"Once More Unto the Breach, Dear Friends"

The political battle to get a signed pension bill has taken on the characteristics of a Shakespearean play.  From the Jan-Feb 2018 edition of Fiscal Focus.

In 2016, despite passing through both the House and Senate with only four “nay” votes, Governor Dayton vetoed the omnibus pension bill.  Under the bill, retirees would have had their cost of living increases reduced.  But school district officials were adamant they simply could not afford their portion of the shared sacrifice – the proposed contribution increases for FY 2017 – and insisted the state cover the cost with increased school aid.  That commitment never materialized in the non-budget year.  So contribution increases were not included for TRA which meant – out of “fairness” of course – contribution increases for any of the state plans had to be tabled for the time being.  Even though everyone acknowledged employer and employee contribution increases would absolutely have to be part of the 2017 omnibus pension bill, retirees were upset at the perceived gross injustice of being a first mover, communicated that to the Governor, and down it went.

In 2017, state aid materialized for school districts (and others) in the Governor’s budget, and, as expected, the omnibus pension bill provided for employer and employee contribution increases.  However, the legislature handcuffed the pension bill to the very controversial local government preemption provisions creating a “take it or leave it” scenario.  Unsurprisingly, the governor decided “taking” the preemption measures would be far more distasteful than “leaving” changes to the state’s pension plans, which brought out the Governor’s veto pen once again.

Now in 2018 pension stakeholders once again are gathering in Minnesota’s Harfleur, otherwise known as Room 1150 of the Senate Office Building, girding themselves for yet another difficult push to get a pension bill enacted into law.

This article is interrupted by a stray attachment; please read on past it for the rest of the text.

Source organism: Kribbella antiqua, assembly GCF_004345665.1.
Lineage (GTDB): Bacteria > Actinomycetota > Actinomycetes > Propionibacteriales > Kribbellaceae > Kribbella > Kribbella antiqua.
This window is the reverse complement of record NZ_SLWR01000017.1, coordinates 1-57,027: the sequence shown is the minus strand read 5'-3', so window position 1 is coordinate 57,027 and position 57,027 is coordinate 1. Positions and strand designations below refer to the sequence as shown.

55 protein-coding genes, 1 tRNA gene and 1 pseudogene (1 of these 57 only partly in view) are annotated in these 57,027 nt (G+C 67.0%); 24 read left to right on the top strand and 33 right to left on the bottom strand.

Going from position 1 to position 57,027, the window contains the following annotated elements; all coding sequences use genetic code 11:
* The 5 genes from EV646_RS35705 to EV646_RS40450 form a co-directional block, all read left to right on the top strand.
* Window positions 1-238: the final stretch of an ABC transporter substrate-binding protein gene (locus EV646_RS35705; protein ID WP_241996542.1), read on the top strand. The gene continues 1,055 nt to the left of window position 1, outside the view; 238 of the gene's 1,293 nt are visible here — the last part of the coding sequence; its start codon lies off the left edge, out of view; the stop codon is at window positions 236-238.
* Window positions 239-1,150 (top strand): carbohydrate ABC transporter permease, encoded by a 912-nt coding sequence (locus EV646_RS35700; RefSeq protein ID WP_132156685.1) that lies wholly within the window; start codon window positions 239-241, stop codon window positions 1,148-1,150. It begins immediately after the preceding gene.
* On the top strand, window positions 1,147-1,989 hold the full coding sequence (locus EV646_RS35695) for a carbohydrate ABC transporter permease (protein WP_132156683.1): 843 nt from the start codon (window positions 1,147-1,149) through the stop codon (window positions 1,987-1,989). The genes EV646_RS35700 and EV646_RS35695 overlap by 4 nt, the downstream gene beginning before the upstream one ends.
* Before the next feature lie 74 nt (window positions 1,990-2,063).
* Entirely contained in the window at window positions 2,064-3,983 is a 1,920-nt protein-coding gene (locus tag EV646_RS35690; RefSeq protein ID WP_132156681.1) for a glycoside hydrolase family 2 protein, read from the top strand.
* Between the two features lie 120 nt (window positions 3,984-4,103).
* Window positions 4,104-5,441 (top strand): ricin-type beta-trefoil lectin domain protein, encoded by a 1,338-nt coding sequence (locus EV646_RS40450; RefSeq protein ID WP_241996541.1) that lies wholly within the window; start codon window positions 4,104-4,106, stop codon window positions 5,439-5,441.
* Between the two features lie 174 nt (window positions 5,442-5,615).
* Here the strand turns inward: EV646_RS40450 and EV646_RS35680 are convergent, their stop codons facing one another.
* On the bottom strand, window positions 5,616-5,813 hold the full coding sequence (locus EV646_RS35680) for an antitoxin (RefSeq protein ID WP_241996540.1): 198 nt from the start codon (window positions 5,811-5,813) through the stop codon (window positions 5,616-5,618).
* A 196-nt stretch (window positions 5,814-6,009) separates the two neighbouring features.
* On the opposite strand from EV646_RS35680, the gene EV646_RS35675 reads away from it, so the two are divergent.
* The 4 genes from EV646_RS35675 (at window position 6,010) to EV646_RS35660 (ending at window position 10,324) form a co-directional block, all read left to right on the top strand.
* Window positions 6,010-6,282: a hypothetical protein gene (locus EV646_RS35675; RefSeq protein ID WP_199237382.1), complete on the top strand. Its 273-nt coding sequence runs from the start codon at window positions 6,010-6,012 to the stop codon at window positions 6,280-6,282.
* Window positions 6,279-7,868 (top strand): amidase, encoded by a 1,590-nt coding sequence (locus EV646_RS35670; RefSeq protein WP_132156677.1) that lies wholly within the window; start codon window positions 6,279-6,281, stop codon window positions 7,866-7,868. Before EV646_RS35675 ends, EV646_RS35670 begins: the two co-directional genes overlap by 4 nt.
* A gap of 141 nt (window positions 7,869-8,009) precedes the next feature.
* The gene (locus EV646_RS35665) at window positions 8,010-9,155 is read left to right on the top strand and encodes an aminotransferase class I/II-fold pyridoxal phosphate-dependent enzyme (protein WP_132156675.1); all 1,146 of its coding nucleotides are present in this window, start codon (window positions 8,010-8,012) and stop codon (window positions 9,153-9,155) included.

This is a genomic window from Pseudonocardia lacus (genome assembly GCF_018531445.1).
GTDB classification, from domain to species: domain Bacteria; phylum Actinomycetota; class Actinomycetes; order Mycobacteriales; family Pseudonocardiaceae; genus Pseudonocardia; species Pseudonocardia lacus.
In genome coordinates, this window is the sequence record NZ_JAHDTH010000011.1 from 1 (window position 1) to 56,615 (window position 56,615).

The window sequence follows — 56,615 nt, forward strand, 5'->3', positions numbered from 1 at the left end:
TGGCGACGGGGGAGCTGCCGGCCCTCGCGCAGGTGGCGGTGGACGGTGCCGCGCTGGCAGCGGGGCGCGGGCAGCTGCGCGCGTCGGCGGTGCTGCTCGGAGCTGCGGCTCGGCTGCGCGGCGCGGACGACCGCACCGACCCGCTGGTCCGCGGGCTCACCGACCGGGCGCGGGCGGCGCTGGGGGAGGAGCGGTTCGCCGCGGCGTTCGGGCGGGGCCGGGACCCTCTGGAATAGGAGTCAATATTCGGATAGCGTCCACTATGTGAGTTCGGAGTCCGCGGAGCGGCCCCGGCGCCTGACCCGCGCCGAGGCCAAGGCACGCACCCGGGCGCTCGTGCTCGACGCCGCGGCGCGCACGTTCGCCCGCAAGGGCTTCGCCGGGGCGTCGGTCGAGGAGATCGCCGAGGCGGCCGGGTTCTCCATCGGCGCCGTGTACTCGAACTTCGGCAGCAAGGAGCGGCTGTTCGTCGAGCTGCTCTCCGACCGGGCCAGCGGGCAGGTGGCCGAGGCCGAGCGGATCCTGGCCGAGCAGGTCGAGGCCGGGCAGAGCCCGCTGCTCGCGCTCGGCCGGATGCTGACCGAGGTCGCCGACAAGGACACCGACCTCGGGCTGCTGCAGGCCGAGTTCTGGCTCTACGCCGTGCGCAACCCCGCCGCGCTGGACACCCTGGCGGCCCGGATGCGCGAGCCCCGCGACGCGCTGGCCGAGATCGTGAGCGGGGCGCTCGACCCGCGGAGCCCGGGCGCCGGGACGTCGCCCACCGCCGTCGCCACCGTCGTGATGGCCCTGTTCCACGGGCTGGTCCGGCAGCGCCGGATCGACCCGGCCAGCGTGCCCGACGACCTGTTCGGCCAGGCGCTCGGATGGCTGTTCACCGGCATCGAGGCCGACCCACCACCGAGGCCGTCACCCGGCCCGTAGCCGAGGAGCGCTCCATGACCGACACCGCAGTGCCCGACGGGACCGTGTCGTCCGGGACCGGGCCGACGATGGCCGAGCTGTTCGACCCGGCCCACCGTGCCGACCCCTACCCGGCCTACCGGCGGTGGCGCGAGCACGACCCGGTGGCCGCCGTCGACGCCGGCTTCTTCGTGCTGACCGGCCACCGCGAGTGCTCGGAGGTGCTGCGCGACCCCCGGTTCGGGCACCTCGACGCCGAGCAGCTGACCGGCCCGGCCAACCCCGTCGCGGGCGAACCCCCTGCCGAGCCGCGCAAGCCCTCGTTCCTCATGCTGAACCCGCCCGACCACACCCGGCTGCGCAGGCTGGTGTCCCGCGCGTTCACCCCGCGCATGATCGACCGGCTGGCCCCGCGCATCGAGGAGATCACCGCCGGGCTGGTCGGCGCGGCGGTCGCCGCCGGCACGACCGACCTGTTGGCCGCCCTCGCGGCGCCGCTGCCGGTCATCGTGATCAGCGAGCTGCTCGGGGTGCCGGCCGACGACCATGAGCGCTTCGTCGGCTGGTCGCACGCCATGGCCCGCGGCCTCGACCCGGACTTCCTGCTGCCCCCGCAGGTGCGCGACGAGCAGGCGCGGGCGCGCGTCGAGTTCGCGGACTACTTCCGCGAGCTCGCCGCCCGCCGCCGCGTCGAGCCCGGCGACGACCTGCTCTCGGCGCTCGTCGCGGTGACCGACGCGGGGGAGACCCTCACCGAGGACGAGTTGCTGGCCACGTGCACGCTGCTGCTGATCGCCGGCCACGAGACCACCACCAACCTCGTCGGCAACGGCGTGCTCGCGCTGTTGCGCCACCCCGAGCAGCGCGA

Time is Money:  The Opportunity Costs of Delay

Market performance over the last year combined with the implications of the federal Tax Cuts and Jobs Act (TCJA) loom large over these legislative failures.    On the progressive community’s rogue list of biggest tax reform beneficiaries, one very prominent group never gets mentioned:  public sector employees.    Public pension stakeholders may not have wanted that tax reform, but likely deep down in places not talked about at parties, they admitted they needed that tax reform.  In anticipation of the signing of the TCJA, companies announced over $70 billion in stock buybacks over just 10 days last December.  Since January 1 companies have announced another $88.6 billion in stock buybacks – more than double the amount reported during the same period last year.     Ironically, the fiscal irresponsibility of the federal government is proving to be a salve for the fiscal irresponsibility of state governments.  The TCJA is by far the best thing to have happened to public pensions in a very long time. 

According to the most recent data from the Federal Reserve, public defined benefit pension plans in the U.S. hold $4.16 trillion in assets heavily weighted toward equities and alternative investments like private equity and real estate – the type of investments necessary to try to get 8% per year in a 3.0% 30-year treasury environment.  The asset mix for Minnesota’s defined benefit plans is 80% public equity and alternatives representing $54.6 billion of its investment portfolio.1  A typical blog headline we came across regarding the TCJA read, “Republicans Chose Corporate Shareholders Over Working Families.”  In the Venn diagram of public sector pensions, those circles are one and the same.

It’s important to recognize the opportunity costs these vetoed bills represent.  According to the Legislative Commission on Pensions and Retirement (LCPR), the veto of the haircut in retiree cost of living increases cost $125 million just in FY 18 alone.  There is also the opportunity cost of lost contribution increases which the LCPR pegs at $40 million for FY 2018.  Using fiscal year-to-date S&P returns as a proxy, the lost earnings on that $165 million represents roughly $15-20 million in additional assets in just over 7 months.  Add in the opportunity cost of the 2016 veto in which retained cost of living adjustments over a full year would have benefitted from SBI’s 15.1% return in FY 2017 as well as current year to date returns and that $15-20 million increases substantially.  Then compound all that over a decade at the state’s expected investment return and the phrase “real money” applies.